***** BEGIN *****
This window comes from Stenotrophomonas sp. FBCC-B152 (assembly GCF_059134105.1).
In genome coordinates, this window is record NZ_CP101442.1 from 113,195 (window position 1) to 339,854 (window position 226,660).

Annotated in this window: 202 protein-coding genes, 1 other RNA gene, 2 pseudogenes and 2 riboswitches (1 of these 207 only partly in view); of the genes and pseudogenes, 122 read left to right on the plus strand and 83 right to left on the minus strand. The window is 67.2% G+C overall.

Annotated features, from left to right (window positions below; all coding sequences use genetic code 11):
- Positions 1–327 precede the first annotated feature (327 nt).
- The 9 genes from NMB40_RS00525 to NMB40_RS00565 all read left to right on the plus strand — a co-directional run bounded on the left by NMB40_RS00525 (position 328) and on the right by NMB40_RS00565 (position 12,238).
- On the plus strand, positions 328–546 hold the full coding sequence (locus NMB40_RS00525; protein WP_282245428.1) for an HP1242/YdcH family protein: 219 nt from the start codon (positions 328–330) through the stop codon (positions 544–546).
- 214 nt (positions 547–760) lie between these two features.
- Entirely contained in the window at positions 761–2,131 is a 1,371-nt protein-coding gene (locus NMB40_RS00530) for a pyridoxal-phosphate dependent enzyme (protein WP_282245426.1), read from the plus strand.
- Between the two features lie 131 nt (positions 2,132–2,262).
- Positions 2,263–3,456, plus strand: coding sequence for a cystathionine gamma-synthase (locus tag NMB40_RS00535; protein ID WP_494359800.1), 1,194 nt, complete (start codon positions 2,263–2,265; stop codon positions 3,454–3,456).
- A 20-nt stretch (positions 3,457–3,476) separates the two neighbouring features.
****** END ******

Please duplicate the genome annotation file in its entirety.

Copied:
This window comes from Stenotrophomonas sp. FBCC-B152 (assembly GCF_059134105.1).
In genome coordinates, this window is record NZ_CP101442.1 from 113,195 (window position 1) to 339,854 (window position 226,660).

Annotated in this window: 202 protein-coding genes, 1 other RNA gene, 2 pseudogenes and 2 riboswitches (1 of these 207 only partly in view); of the genes and pseudogenes, 122 read left to right on the plus strand and 83 right to left on the minus strand. The window is 67.2% G+C overall.

Annotated features, from left to right (window positions below; all coding sequences use genetic code 11):
- Positions 1–327 precede the first annotated feature (327 nt).
- The 9 genes from NMB40_RS00525 to NMB40_RS00565 all read left to right on the plus strand — a co-directional run bounded on the left by NMB40_RS00525 (position 328) and on the right by NMB40_RS00565 (position 12,238).
- On the plus strand, positions 328–546 hold the full coding sequence (locus NMB40_RS00525; protein WP_282245428.1) for an HP1242/YdcH family protein: 219 nt from the start codon (positions 328–330) through the stop codon (positions 544–546).
- 214 nt (positions 547–760) lie between these two features.
- Entirely contained in the window at positions 761–2,131 is a 1,371-nt protein-coding gene (locus NMB40_RS00530) for a pyridoxal-phosphate dependent enzyme (protein WP_282245426.1), read from the plus strand.
- Between the two features lie 131 nt (positions 2,132–2,262).
- Positions 2,263–3,456, plus strand: coding sequence for a cystathionine gamma-synthase (locus tag NMB40_RS00535; protein ID WP_494359800.1), 1,194 nt, complete (start codon positions 2,263–2,265; stop codon positions 3,454–3,456).
- A 20-nt stretch (positions 3,457–3,476) separates the two neighbouring features.